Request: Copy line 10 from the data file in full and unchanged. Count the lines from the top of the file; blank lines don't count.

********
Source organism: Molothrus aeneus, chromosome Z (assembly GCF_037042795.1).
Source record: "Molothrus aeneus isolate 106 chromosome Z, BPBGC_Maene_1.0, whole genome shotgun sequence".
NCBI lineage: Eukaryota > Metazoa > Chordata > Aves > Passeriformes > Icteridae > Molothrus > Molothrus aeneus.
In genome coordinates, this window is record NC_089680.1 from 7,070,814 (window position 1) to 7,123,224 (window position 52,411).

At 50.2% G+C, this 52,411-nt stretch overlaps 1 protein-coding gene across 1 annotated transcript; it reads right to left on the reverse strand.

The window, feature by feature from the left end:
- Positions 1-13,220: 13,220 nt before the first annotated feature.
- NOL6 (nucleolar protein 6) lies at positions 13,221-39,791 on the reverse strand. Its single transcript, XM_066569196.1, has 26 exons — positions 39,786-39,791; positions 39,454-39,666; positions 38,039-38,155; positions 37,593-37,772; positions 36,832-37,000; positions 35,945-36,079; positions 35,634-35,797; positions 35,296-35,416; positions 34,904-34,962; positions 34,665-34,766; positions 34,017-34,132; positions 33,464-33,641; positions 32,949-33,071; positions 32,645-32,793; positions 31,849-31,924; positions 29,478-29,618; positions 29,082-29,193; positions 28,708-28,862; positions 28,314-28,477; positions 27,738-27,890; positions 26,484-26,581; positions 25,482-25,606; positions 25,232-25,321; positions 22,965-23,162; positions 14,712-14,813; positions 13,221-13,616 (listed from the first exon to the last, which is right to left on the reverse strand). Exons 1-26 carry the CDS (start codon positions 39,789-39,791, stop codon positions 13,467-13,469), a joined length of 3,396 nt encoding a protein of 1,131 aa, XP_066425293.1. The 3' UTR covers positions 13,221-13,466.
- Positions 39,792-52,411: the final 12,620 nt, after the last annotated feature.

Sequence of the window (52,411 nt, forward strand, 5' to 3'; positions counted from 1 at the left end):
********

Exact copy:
Sequence of the window (52,411 nt, forward strand, 5' to 3'; positions counted from 1 at the left end):